Friday, June 25, 2010

soda/pop/coke - kicked up a notch

Check out 'soda/coke/pop' if you haven't already...  Let's keep that thought going.  Your perception of the proper name for a drink (soda, coke, or pop) was probably something that you inherited based off your early or current environment.  Consider also, that your perception of justice was also formed in the same way. I won't argue that all justice is subjective, rather that we all have justice blind spots.

Travel with me to the 18th century when our [Christian] founding fathers of the United States of America came over to this land to seek religious freedom. After a short time here, they built churches where they worshiped on Sundays and found land where communities were expanded and colonized. What went on simultaneously though was the enslavement of Africans who worked their fields and the uprooting, robbing, raping and killing of countless Native Americans. How could a people who traveled together with a shared faith be the creators of such dreadful injustice.  Even church leaders called those who promoted equality and opposed slavery were regarded as atheists, socialists and communists.

See Jesus' words in Mark (7:6-8)...

He replied, "Isaiah was right when he prophesied about you hypocrites; as it is written:
   "'These people honor me with their lips,
      but their hearts are far from me.
They worship me in vain;
      their teachings are but rules taught by men.'
You have let go of the commands of God and are holding on to the traditions of men."

What regular injustices in your world, in your life, are going on without any attention?  What injustices has your culture, your environment, your family taught you to ignore that God is telling you to oppose?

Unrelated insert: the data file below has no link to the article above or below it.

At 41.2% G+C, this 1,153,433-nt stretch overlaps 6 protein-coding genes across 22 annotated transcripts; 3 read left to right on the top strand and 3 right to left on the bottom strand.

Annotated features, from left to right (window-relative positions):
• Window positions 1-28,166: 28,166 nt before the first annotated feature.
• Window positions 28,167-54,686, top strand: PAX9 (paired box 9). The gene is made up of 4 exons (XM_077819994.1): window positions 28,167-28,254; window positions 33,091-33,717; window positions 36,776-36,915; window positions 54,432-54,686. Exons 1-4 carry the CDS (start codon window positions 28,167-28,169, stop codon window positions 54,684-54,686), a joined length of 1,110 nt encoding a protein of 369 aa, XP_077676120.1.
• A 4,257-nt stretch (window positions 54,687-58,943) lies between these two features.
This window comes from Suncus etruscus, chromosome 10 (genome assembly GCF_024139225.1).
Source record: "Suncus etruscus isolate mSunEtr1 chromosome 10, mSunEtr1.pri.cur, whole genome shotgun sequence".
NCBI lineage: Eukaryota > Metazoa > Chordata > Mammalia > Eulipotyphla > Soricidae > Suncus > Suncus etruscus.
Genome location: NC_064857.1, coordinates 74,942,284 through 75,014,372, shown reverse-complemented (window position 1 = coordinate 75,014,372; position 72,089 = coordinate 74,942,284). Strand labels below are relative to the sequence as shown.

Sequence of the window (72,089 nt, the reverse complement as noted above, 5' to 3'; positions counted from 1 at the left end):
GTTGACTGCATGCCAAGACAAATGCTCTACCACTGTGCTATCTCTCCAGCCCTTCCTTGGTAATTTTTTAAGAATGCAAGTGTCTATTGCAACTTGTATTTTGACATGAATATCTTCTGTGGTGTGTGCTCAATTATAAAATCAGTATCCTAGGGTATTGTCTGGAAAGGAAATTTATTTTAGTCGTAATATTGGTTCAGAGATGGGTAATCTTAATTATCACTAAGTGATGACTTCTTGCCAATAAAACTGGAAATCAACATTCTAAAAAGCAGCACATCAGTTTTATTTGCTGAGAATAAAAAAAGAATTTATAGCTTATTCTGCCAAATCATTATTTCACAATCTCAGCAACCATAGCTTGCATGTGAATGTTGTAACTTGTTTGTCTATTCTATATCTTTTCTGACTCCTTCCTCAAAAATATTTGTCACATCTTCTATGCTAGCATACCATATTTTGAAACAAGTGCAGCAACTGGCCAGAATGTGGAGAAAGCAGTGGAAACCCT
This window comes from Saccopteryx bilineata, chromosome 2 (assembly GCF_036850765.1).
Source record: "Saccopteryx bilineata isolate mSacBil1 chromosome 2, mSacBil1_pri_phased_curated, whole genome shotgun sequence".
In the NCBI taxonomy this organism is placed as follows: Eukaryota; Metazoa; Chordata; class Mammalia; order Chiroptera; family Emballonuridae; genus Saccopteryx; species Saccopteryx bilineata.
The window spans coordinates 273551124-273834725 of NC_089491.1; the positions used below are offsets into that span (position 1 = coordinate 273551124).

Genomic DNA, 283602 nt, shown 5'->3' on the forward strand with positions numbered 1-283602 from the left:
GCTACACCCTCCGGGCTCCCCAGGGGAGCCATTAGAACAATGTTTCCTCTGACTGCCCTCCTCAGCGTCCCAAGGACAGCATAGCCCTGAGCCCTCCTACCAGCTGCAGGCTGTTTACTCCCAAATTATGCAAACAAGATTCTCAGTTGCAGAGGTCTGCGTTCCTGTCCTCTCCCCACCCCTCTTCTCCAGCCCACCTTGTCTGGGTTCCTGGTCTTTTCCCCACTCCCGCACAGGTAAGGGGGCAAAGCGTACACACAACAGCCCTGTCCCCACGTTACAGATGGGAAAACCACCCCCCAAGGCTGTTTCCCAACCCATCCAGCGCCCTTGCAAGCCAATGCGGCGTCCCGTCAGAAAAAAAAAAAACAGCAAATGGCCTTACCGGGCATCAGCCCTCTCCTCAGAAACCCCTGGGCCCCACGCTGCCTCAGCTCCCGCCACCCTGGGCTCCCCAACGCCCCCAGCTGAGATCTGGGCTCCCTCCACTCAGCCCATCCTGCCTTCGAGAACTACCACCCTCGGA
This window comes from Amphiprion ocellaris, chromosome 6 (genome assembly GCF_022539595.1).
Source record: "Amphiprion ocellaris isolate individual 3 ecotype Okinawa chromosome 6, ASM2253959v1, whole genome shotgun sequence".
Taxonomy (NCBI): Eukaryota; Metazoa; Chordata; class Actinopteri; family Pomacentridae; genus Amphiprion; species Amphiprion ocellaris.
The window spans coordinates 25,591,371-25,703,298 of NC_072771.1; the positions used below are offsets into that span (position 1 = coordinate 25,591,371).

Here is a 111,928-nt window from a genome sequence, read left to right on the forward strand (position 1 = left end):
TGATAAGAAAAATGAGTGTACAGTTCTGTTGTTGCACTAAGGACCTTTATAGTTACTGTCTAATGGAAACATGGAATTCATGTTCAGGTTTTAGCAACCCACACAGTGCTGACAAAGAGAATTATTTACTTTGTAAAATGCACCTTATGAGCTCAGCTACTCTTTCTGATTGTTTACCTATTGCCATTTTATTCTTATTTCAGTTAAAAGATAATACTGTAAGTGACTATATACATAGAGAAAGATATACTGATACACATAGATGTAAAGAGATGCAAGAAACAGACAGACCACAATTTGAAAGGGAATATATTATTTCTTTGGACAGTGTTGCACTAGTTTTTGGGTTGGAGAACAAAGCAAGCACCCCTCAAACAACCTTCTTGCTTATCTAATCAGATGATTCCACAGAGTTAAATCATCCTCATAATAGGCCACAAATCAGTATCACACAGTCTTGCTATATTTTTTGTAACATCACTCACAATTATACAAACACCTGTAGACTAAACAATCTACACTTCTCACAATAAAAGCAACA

We, like our ancestors, have held onto the traditions of men.  The Church has, and you and I have.  Our efforts are often so focused on avoiding sins of commission, but how much more guilty are we of these sins of omission!  Martin Luther King, Jr. said it powerfully in his famous Letter from Birmingham Jail:

When I was suddenly catapulted into the leadership of the bus protest in Montgomery, Alabama, a few years ago, I felt we would be supported by the white church, felt that the white ministers, priests and rabbis of the South would be among our strongest allies.  Instead, some have been outright opponents, refusing to understand the freedom movement and misrepresenting its leader; all too many others have been more cautious than courageous and have remained silent behind the anesthetizing security of stained-glass windows.

I pray that you and many like you will partner with us in the coming year as we strive to become a church who will not claim ignorance to the needs of the world, who will not be cautious or remain silent behind the security of our stained-glass walls, but instead who will have our eyes opened to the suffering around the world, our hands soiled with the stains of poverty, our hearts broken from the cry of hunger, our lives complicated by the unfairness of discrimination and disease. We will not stand on the sidelines any longer. Join me in prayer that this church can be the salt and light of the world.